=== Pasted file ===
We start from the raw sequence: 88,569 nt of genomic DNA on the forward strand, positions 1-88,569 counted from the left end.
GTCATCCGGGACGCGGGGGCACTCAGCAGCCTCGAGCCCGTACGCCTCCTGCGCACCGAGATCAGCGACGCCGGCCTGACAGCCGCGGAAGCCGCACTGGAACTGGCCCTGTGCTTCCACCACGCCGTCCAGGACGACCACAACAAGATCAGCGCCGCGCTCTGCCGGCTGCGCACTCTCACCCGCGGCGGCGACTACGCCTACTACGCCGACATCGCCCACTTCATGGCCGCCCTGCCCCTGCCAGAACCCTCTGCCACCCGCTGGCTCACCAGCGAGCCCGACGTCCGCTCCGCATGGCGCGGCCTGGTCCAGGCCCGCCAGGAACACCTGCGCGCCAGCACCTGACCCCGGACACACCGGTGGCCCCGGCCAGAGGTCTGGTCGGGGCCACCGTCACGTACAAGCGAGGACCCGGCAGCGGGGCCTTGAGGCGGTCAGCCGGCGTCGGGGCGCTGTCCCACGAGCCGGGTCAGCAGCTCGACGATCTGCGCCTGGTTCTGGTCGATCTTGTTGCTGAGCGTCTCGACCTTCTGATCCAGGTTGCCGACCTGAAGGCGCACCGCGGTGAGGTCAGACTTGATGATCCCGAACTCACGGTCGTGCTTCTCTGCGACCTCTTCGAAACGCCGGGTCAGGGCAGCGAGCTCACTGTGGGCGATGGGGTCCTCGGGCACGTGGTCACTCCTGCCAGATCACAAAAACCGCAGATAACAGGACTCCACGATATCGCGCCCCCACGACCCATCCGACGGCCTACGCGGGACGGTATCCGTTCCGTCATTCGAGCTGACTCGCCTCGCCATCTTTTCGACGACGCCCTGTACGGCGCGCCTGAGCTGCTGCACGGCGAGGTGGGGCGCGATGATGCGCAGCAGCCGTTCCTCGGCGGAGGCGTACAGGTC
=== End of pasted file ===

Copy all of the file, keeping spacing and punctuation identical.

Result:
We start from the raw sequence: 88,569 nt of genomic DNA on the forward strand, positions 1-88,569 counted from the left end.
GTCATCCGGGACGCGGGGGCACTCAGCAGCCTCGAGCCCGTACGCCTCCTGCGCACCGAGATCAGCGACGCCGGCCTGACAGCCGCGGAAGCCGCACTGGAACTGGCCCTGTGCTTCCACCACGCCGTCCAGGACGACCACAACAAGATCAGCGCCGCGCTCTGCCGGCTGCGCACTCTCACCCGCGGCGGCGACTACGCCTACTACGCCGACATCGCCCACTTCATGGCCGCCCTGCCCCTGCCAGAACCCTCTGCCACCCGCTGGCTCACCAGCGAGCCCGACGTCCGCTCCGCATGGCGCGGCCTGGTCCAGGCCCGCCAGGAACACCTGCGCGCCAGCACCTGACCCCGGACACACCGGTGGCCCCGGCCAGAGGTCTGGTCGGGGCCACCGTCACGTACAAGCGAGGACCCGGCAGCGGGGCCTTGAGGCGGTCAGCCGGCGTCGGGGCGCTGTCCCACGAGCCGGGTCAGCAGCTCGACGATCTGCGCCTGGTTCTGGTCGATCTTGTTGCTGAGCGTCTCGACCTTCTGATCCAGGTTGCCGACCTGAAGGCGCACCGCGGTGAGGTCAGACTTGATGATCCCGAACTCACGGTCGTGCTTCTCTGCGACCTCTTCGAAACGCCGGGTCAGGGCAGCGAGCTCACTGTGGGCGATGGGGTCCTCGGGCACGTGGTCACTCCTGCCAGATCACAAAAACCGCAGATAACAGGACTCCACGATATCGCGCCCCCACGACCCATCCGACGGCCTACGCGGGACGGTATCCGTTCCGTCATTCGAGCTGACTCGCCTCGCCATCTTTTCGACGACGCCCTGTACGGCGCGCCTGAGCTGCTGCACGGCGAGGTGGGGCGCGATGATGCGCAGCAGCCGTTCCTCGGCGGAGGCGTACAGGTC